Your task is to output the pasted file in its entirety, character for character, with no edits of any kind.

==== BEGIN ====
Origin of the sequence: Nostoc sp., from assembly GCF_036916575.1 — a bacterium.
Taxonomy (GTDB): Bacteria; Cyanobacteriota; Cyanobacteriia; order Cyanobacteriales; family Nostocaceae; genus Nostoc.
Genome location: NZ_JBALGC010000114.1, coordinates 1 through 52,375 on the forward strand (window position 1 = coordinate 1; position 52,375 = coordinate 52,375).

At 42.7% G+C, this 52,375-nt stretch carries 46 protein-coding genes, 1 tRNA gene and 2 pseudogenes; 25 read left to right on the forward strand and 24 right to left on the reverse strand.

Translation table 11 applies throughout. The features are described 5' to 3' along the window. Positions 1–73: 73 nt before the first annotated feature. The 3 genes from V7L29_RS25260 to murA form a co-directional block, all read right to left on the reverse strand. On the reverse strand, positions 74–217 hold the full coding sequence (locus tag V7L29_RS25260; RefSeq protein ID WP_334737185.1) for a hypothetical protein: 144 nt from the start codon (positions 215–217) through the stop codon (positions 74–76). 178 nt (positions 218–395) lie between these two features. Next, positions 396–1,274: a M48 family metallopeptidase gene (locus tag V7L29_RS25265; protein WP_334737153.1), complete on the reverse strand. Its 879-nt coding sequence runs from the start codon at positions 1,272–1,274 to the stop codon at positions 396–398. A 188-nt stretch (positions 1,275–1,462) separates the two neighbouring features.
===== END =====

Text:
Origin of the sequence: Nostoc sp., from assembly GCF_036916575.1 — a bacterium.
Taxonomy (GTDB): Bacteria; Cyanobacteriota; Cyanobacteriia; order Cyanobacteriales; family Nostocaceae; genus Nostoc.
Genome location: NZ_JBALGC010000114.1, coordinates 1 through 52,375 on the forward strand (window position 1 = coordinate 1; position 52,375 = coordinate 52,375).

At 42.7% G+C, this 52,375-nt stretch carries 46 protein-coding genes, 1 tRNA gene and 2 pseudogenes; 25 read left to right on the forward strand and 24 right to left on the reverse strand.

Translation table 11 applies throughout. The features are described 5' to 3' along the window. Positions 1–73: 73 nt before the first annotated feature. The 3 genes from V7L29_RS25260 to murA form a co-directional block, all read right to left on the reverse strand. On the reverse strand, positions 74–217 hold the full coding sequence (locus tag V7L29_RS25260; RefSeq protein ID WP_334737185.1) for a hypothetical protein: 144 nt from the start codon (positions 215–217) through the stop codon (positions 74–76). 178 nt (positions 218–395) lie between these two features. Next, positions 396–1,274: a M48 family metallopeptidase gene (locus tag V7L29_RS25265; protein WP_334737153.1), complete on the reverse strand. Its 879-nt coding sequence runs from the start codon at positions 1,272–1,274 to the stop codon at positions 396–398. A 188-nt stretch (positions 1,275–1,462) separates the two neighbouring features.